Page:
Children are oblivious to such superficiality. It is no wonder Michael chose to be around them. Yet, with the befriending of children came a different sadness. The vast majority of these friendships were doomed from the outset to be fleeting. The lyrics detailing the tragedy of the protagonist of the song Puff The Magic Dragon remind me a great deal of Michael – a figure of legend entrapped eternally in a world where friends come and go, as their finite time in the kingdom of childhood comes to an end:
“Dragons live forever but not so little boys,
Painted wings and giant strings make way for other toys…
Without his lifelong friend, Puff could not be brave,
So Puff that mighty dragon sadly slipped into his cave.”
As fans, it is our responsibility to ensure that the sadness he was forced to endure makes sense in the end. That it meant something. Let us not allow the phenomenon that was Michael Jackson be a missed opportunity for an ambassador; an emblem; a paradigm of peace. Who knows when – or if – the world will ever know again anyone so universally recognised, whose sole intention was to help humanity evolve from its ubiquitous acts of bestial violence, and towards universally practiced ideals of peace? Michael encouraged the people of planet Earth to adopt his unprecedented fame and utilise it as a chance for global unity: as a catalyst for the positive progression of the human race. His life was one of self-sacrifice for our entertainment – it being the inimitable tragedy of Shakespearean proportions that it was.
Surely, the fulfilment of Michael Jackson’s wish of him being a totem for love and understanding is not merely one he earnestly deserved, but one the world should be emphatically embracing? Or at least be grateful that he granted us the chance? People underestimate the fact that Michael Jackson was the most famous person on planet Earth. A heavy fact with unimaginable repercussions for the man. One day, people will envy our privilege as having been upon the same planet as a living Michael Jackson: a man that tried to teach that life itself is legacy; a man who endorsed the idea that each human being needs to care deeply about what happens to the next generation, and that this crucial wisdom for humanity’s future must be instilled in people as children. As the little girl’s voice used in Heal The World states, “Think about the generations… they want to make the world a better place – for our children, and our children’s children.”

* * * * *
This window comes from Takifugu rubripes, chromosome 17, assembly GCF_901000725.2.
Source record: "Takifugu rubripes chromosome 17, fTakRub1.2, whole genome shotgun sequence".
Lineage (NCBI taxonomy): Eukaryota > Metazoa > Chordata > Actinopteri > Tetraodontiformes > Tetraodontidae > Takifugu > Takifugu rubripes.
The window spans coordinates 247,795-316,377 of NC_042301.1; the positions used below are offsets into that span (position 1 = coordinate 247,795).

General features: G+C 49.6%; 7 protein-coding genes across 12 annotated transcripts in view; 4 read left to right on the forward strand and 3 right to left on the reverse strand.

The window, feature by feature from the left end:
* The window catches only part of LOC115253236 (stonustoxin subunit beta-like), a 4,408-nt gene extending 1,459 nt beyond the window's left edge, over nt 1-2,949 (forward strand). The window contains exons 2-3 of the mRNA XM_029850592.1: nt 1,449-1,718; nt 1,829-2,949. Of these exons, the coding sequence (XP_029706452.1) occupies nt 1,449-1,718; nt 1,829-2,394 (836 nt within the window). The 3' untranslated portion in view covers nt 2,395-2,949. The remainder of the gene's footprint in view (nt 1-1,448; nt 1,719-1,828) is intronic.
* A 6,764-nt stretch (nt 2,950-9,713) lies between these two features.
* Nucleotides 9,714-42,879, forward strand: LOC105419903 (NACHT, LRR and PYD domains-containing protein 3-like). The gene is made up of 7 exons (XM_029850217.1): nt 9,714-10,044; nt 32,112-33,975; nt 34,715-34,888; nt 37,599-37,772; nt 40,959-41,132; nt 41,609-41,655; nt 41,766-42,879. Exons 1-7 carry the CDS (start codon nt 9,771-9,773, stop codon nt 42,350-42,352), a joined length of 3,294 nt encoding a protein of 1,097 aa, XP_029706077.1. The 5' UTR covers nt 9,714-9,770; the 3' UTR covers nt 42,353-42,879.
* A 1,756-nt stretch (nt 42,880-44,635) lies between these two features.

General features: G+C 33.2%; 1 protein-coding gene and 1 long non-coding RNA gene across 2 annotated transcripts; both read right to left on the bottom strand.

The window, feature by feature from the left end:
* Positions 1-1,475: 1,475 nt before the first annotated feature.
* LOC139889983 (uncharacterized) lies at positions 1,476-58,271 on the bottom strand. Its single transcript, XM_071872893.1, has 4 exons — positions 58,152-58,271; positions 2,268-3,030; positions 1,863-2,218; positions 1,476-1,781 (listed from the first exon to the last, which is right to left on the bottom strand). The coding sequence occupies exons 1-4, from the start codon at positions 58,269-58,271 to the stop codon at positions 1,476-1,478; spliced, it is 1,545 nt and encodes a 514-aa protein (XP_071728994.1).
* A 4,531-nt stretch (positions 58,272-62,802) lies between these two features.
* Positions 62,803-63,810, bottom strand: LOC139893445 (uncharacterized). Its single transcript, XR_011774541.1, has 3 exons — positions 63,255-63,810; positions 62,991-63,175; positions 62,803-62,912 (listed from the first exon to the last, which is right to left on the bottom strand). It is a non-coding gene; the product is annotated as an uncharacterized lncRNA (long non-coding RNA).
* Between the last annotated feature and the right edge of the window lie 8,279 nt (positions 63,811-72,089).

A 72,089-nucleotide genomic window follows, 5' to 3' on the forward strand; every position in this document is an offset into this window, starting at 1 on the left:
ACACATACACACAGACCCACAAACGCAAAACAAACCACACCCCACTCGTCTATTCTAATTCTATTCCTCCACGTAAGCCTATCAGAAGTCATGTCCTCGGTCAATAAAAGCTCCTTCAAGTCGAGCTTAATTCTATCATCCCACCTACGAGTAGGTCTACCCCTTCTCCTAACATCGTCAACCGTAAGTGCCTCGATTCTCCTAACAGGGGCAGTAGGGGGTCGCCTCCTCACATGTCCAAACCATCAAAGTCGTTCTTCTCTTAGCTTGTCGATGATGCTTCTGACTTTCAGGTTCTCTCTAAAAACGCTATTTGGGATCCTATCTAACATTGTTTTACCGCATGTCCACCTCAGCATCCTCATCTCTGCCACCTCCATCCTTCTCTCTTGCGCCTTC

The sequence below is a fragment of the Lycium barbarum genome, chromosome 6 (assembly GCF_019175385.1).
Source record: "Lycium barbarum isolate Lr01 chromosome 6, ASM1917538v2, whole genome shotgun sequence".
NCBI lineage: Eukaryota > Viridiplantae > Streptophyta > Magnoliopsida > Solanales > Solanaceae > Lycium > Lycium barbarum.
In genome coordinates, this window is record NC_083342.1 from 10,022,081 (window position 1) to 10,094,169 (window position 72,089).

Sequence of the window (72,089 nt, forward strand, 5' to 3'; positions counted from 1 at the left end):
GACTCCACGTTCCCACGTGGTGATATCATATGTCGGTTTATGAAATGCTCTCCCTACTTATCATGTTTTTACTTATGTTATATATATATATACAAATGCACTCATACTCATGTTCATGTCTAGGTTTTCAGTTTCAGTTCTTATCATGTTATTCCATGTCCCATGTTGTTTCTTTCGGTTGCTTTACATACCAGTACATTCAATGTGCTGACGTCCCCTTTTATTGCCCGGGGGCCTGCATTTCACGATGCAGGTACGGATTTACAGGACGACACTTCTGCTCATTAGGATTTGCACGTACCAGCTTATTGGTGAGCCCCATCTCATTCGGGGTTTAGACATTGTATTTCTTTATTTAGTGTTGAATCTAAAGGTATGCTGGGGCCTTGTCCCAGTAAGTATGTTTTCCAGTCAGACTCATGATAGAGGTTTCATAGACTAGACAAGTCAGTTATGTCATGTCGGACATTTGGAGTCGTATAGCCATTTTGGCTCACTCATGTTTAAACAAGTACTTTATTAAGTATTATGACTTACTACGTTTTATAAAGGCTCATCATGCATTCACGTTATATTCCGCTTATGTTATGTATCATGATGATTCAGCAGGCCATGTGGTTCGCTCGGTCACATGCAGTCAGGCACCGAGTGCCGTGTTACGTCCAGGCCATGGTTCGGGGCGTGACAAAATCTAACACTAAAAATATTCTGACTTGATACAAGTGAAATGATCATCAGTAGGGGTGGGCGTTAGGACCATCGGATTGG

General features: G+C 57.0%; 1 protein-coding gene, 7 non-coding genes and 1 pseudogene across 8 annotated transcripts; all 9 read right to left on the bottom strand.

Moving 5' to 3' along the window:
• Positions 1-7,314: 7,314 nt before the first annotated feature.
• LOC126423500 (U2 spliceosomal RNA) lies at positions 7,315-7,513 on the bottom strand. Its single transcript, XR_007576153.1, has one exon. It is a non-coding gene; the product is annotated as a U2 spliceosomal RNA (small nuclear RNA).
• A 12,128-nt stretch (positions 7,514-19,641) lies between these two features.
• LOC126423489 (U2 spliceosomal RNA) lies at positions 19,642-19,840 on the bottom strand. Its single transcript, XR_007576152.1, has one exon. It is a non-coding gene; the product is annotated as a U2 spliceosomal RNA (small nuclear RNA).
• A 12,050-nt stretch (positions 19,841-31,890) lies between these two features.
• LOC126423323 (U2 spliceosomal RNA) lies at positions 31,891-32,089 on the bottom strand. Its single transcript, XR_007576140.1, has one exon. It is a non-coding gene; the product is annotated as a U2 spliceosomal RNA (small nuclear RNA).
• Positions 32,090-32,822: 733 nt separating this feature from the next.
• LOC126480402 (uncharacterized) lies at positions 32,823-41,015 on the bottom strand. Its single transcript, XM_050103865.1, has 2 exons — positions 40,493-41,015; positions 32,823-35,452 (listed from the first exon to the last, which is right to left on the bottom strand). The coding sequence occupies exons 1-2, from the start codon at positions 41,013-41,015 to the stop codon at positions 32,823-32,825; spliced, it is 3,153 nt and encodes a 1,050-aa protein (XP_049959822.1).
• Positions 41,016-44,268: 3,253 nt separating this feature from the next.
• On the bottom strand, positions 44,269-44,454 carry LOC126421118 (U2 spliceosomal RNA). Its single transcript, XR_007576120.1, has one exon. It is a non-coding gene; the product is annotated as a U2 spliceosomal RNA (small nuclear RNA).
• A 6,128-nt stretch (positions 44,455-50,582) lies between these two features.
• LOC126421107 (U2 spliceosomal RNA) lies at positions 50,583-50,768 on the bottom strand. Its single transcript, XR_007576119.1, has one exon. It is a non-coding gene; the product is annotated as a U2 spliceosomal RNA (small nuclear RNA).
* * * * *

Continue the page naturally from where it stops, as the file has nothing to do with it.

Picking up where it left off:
Prior to Neverland and Michael’s attempt at creating a safe haven for innocence; prior to the Pepsi promo burning incident (occurring on the exact middle day of his life) that introduced him to the ephemeral relief of prescription painkillers; prior to the mass media opprobrium; prior to the child molestation allegations, Michael Jackson was interviewed candidly in the gardens of the Encino family home. The interview was later commercially released, much to his dismay. In said video, dubbed ‘Unauthorised’, Michael is seen crooning at the night sky – astonished, inspired and bewildered by the the beauty of it all. High on nature and his unique connection to its elements, he feels he can fly, and dances as if he’s a bird taking flight. Or, perhaps – a butterfly.
Michael Jackson’s lifelong martyrdom ensured that he earned those wings.